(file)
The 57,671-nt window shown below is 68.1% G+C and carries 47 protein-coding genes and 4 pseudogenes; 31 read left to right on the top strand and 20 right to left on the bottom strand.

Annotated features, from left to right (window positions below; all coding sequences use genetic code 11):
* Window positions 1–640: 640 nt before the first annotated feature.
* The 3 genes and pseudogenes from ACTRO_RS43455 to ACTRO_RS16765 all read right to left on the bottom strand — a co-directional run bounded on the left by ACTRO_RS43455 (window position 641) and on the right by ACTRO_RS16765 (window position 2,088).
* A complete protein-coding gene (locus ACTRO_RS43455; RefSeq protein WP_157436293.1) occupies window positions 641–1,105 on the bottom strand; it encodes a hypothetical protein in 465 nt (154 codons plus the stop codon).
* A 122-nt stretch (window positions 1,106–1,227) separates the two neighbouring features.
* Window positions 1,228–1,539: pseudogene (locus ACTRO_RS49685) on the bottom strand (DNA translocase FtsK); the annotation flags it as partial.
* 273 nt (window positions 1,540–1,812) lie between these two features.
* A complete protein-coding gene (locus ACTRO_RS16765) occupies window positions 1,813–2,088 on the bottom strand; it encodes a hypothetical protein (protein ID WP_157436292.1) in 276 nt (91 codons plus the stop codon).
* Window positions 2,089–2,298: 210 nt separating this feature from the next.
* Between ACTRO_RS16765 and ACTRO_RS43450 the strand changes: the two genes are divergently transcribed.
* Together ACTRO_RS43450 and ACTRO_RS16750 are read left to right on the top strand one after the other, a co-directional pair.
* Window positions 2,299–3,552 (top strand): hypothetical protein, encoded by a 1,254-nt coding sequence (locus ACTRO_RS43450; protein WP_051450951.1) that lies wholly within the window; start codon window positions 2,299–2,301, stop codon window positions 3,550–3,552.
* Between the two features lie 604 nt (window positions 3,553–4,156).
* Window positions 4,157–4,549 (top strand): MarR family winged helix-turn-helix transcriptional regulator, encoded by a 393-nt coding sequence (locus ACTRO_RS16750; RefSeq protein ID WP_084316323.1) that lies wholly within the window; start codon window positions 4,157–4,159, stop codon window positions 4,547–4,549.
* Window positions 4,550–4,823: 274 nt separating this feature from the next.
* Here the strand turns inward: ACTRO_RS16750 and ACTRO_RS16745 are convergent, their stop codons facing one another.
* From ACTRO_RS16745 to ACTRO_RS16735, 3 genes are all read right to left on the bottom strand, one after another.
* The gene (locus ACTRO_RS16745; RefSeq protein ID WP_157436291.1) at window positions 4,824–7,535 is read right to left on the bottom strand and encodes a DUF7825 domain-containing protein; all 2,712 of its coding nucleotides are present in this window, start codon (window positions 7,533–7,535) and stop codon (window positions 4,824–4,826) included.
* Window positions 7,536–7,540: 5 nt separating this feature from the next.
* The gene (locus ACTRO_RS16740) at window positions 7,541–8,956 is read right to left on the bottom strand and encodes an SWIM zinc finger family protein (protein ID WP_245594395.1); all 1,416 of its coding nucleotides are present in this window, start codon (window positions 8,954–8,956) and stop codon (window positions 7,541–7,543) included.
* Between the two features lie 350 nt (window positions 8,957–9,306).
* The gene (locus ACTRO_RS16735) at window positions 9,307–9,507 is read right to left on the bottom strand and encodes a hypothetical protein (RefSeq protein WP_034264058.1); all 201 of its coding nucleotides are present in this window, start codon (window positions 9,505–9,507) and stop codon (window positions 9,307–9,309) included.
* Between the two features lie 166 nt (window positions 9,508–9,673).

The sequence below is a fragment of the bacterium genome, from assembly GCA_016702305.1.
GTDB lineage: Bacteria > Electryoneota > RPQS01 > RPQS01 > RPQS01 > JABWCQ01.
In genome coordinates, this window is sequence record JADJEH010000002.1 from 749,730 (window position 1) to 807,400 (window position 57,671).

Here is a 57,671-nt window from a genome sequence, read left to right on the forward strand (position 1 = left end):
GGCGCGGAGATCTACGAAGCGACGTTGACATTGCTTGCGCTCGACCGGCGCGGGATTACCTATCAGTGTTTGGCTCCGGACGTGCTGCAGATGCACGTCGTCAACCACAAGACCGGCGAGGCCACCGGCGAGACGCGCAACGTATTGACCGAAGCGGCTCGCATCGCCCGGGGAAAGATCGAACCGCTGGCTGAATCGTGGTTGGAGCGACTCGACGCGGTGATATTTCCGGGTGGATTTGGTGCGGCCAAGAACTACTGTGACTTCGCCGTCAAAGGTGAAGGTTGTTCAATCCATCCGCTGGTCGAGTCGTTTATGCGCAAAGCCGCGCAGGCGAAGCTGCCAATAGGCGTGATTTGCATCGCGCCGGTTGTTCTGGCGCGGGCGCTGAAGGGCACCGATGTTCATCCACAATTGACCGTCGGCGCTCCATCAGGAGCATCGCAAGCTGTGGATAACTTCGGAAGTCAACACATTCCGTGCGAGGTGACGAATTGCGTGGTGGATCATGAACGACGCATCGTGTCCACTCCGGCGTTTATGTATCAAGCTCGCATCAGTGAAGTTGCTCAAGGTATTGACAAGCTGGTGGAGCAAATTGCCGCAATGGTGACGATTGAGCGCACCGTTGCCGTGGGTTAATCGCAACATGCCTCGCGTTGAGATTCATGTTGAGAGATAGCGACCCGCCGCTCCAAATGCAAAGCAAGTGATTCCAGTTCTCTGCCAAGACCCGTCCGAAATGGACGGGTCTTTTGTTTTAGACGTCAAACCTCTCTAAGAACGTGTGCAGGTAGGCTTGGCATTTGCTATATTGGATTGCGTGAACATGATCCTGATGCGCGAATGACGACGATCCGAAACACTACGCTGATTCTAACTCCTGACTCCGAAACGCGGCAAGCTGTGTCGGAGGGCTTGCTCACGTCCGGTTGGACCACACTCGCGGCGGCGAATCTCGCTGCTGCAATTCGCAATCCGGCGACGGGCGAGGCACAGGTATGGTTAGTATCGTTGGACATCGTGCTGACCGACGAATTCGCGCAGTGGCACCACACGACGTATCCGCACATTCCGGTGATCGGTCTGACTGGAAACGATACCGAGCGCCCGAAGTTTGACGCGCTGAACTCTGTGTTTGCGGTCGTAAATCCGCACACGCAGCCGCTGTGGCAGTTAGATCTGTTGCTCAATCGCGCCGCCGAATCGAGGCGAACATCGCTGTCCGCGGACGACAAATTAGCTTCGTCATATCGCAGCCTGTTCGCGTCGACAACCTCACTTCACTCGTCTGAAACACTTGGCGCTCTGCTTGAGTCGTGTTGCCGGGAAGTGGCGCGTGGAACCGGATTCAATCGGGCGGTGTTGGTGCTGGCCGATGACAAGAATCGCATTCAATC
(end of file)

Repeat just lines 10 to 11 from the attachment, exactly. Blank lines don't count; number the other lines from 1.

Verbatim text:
* Window positions 2,089–2,298: 210 nt separating this feature from the next.
* Between ACTRO_RS16765 and ACTRO_RS43450 the strand changes: the two genes are divergently transcribed.